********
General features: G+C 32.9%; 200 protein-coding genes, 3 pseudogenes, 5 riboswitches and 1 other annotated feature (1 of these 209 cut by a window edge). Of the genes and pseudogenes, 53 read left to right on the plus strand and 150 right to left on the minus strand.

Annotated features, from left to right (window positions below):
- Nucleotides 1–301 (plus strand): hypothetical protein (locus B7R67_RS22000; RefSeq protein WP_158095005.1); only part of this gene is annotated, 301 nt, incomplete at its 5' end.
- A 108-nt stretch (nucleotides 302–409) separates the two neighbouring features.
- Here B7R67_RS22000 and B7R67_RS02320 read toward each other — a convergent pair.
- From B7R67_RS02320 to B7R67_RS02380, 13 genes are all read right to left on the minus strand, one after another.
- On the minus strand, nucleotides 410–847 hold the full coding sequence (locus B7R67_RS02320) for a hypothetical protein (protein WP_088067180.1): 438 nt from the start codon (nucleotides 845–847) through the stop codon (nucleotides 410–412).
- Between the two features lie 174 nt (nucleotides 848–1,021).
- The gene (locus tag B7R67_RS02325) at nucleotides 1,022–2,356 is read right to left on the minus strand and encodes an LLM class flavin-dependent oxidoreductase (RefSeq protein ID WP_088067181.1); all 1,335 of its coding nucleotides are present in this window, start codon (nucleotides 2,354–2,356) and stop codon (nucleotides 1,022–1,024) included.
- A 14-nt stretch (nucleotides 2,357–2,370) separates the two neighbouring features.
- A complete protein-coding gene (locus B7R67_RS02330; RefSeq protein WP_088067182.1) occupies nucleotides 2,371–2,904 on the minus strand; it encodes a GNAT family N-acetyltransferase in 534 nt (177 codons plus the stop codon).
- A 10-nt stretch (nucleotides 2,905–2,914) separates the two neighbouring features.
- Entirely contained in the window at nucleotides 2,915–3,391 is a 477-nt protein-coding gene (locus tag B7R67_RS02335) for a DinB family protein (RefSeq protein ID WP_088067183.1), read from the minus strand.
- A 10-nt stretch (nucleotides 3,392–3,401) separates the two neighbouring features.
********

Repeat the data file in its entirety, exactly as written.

General features: G+C 32.9%; 200 protein-coding genes, 3 pseudogenes, 5 riboswitches and 1 other annotated feature (1 of these 209 cut by a window edge). Of the genes and pseudogenes, 53 read left to right on the plus strand and 150 right to left on the minus strand.

Annotated features, from left to right (window positions below):
- Nucleotides 1–301 (plus strand): hypothetical protein (locus B7R67_RS22000; RefSeq protein WP_158095005.1); only part of this gene is annotated, 301 nt, incomplete at its 5' end.
- A 108-nt stretch (nucleotides 302–409) separates the two neighbouring features.
- Here B7R67_RS22000 and B7R67_RS02320 read toward each other — a convergent pair.
- From B7R67_RS02320 to B7R67_RS02380, 13 genes are all read right to left on the minus strand, one after another.
- On the minus strand, nucleotides 410–847 hold the full coding sequence (locus B7R67_RS02320) for a hypothetical protein (protein WP_088067180.1): 438 nt from the start codon (nucleotides 845–847) through the stop codon (nucleotides 410–412).
- Between the two features lie 174 nt (nucleotides 848–1,021).
- The gene (locus tag B7R67_RS02325) at nucleotides 1,022–2,356 is read right to left on the minus strand and encodes an LLM class flavin-dependent oxidoreductase (RefSeq protein ID WP_088067181.1); all 1,335 of its coding nucleotides are present in this window, start codon (nucleotides 2,354–2,356) and stop codon (nucleotides 1,022–1,024) included.
- A 14-nt stretch (nucleotides 2,357–2,370) separates the two neighbouring features.
- A complete protein-coding gene (locus B7R67_RS02330; RefSeq protein WP_088067182.1) occupies nucleotides 2,371–2,904 on the minus strand; it encodes a GNAT family N-acetyltransferase in 534 nt (177 codons plus the stop codon).
- A 10-nt stretch (nucleotides 2,905–2,914) separates the two neighbouring features.
- Entirely contained in the window at nucleotides 2,915–3,391 is a 477-nt protein-coding gene (locus tag B7R67_RS02335) for a DinB family protein (RefSeq protein ID WP_088067183.1), read from the minus strand.
- A 10-nt stretch (nucleotides 3,392–3,401) separates the two neighbouring features.